In today’s surge of mental health awareness, one thing is abundantly clear – psychiatric concerns do not discriminate. Mental illness affects individuals of all ages, genders, races, etc. and the field of psychiatric research and treatment is in an ever-changing state of attempting to reflect that truth by becoming more inclusive. Just as with any kind of healthcare, the efficacy and endurance of treatment increases with personalization of care. The more an individual’s care is tailored to their specific set of circumstances and characteristics, such as their age, the greater the likelihood of appropriate diagnosis and treatment success. In this blog, we’ll explore this concept in regards to the related, but distinct, fields of child and adult psychiatry. For the general public, a large majority of knowledge surrounding psychiatric care is centered upon adults, while the nuances of child psychiatry are far less known. Therefore, a brief summary and description of adult psychiatry will be given, but the bulk of information shared in this blog will cover child psychiatry and how it differs from adult psychiatry.
Adult psychiatry focuses on the diagnosis, treatment, and prevention of mental illness in those 18 years or older. By addressing the emotional and behavioral challenges faced by adults, adult psychiatrists can significantly influence an individual’s work productivity, social connectedness, and general daily functioning. While the most commonly diagnosed mental illnesses in children are ADHD and behavioral disorders, it is far more common for adults to suffer from anxiety and mood disorders instead. Anxiety disorders, such as Generalized Anxiety Disorder (GAD) or Panic Disorder, affect about 40 million American adults each year, making them the most common mental illnesses in the US. They are followed by mood disorders, such as Major Depressive Disorder (MDD) and Persistent Depressive Disorder (PDD), which combined affect almost 20 million American adults each year.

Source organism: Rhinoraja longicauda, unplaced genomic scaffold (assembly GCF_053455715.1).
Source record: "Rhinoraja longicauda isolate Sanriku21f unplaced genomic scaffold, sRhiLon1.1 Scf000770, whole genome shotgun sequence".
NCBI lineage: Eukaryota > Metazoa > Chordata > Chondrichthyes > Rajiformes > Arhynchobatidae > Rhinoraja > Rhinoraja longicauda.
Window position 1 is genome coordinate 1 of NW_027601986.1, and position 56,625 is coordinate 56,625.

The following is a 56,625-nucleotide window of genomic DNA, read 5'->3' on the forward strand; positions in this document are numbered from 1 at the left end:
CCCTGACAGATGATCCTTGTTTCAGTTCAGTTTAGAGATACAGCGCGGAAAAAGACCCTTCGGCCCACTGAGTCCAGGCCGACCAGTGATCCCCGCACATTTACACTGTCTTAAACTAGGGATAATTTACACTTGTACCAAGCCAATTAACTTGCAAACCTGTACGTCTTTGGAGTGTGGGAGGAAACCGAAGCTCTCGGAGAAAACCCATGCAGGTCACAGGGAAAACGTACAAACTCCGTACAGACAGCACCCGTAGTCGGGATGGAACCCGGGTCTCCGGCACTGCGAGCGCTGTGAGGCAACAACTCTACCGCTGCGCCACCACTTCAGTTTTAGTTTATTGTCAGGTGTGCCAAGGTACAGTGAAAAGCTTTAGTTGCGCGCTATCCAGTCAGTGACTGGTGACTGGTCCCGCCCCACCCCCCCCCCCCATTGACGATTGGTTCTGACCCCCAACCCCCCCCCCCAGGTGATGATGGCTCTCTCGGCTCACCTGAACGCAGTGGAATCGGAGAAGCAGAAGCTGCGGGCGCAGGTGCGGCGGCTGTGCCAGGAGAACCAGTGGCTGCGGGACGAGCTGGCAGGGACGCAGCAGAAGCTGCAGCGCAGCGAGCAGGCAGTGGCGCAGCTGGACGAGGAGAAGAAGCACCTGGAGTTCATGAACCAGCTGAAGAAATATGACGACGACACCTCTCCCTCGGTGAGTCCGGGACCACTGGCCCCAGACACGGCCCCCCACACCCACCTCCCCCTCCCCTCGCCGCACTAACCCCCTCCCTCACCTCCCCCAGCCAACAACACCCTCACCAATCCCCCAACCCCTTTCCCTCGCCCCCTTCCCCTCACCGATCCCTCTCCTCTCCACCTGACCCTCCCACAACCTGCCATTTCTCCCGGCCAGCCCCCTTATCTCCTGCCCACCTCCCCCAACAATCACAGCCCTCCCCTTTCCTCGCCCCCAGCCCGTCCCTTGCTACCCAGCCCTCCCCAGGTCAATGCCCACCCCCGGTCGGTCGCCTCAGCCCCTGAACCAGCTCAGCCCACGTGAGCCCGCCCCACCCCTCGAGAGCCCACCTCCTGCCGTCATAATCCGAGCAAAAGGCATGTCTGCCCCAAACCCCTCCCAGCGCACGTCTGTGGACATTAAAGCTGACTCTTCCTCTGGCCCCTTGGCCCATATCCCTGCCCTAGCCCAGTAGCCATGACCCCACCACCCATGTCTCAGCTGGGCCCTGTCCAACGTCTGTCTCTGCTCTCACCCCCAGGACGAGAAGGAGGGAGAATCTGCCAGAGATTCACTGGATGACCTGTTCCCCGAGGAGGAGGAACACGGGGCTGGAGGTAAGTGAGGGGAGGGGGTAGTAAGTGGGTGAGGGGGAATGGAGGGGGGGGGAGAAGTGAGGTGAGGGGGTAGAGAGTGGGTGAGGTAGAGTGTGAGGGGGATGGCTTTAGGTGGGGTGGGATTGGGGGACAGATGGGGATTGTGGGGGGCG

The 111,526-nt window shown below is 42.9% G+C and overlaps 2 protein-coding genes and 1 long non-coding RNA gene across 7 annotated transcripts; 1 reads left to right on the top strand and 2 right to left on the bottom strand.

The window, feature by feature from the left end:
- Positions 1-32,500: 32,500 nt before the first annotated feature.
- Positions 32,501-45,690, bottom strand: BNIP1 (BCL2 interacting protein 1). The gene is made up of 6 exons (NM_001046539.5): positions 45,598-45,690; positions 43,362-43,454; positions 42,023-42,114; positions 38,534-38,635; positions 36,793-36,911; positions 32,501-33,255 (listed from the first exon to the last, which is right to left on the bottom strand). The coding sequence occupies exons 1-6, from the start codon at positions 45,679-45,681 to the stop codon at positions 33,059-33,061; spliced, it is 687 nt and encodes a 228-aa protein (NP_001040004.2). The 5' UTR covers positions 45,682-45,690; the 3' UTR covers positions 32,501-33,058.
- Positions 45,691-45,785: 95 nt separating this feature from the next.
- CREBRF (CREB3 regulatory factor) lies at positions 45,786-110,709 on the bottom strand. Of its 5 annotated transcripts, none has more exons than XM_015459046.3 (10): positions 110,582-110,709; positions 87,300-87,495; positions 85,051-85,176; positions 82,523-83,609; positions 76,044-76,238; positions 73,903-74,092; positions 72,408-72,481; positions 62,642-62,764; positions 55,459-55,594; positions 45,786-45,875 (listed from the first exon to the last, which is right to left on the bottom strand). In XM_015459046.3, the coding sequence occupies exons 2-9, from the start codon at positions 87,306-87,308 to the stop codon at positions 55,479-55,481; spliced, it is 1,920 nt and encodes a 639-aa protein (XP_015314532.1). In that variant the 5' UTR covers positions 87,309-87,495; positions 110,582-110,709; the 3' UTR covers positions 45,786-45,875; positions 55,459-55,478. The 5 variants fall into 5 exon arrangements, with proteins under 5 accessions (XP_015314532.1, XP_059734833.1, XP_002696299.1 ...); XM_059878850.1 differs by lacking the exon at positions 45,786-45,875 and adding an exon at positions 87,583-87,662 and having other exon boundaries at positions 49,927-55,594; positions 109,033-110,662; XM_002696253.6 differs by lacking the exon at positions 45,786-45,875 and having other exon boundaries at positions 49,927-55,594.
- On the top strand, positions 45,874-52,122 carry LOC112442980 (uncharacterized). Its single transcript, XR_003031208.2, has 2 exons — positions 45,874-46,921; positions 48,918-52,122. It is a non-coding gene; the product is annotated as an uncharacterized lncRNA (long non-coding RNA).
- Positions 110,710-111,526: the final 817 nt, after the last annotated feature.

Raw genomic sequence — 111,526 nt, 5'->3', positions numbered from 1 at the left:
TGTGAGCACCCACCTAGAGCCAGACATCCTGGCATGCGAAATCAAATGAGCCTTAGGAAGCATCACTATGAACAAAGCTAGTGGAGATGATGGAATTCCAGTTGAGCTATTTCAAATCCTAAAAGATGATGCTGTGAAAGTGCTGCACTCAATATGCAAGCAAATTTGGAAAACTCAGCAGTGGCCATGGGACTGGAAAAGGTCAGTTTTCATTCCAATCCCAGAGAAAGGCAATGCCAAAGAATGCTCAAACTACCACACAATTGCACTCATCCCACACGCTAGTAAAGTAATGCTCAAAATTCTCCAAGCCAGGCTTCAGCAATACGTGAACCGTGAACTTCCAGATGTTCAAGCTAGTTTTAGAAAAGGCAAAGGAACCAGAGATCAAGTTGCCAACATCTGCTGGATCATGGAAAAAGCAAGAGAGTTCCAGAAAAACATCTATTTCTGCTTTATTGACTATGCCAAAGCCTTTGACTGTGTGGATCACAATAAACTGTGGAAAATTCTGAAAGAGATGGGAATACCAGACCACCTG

Treating adults is unique in that they are often the instigator of their psychiatric care whereas child psychiatry has referral pathways to psychiatric services that emphasize family and school. Additionally, the further-developed adult mind often allows them to play more active roles in their healing. While assessment of children – especially young children – may depend more on passive, visual factors, such as observation of play, adult assessment and treatment can depend on mindful, verbal interactions between psychiatrist and patient that are driven by a mutual intent.
When speaking to a 12 year old, does it feel like you are speaking to another adult? While exceptionally mature children exist, there are still clear differences when interacting with children as opposed to adults. Point being, children and adolescents are not just small adults – especially not psychologically – and because of this, the efficacy of their psychiatric treatment significantly depends on it being tailored for children.
What is it?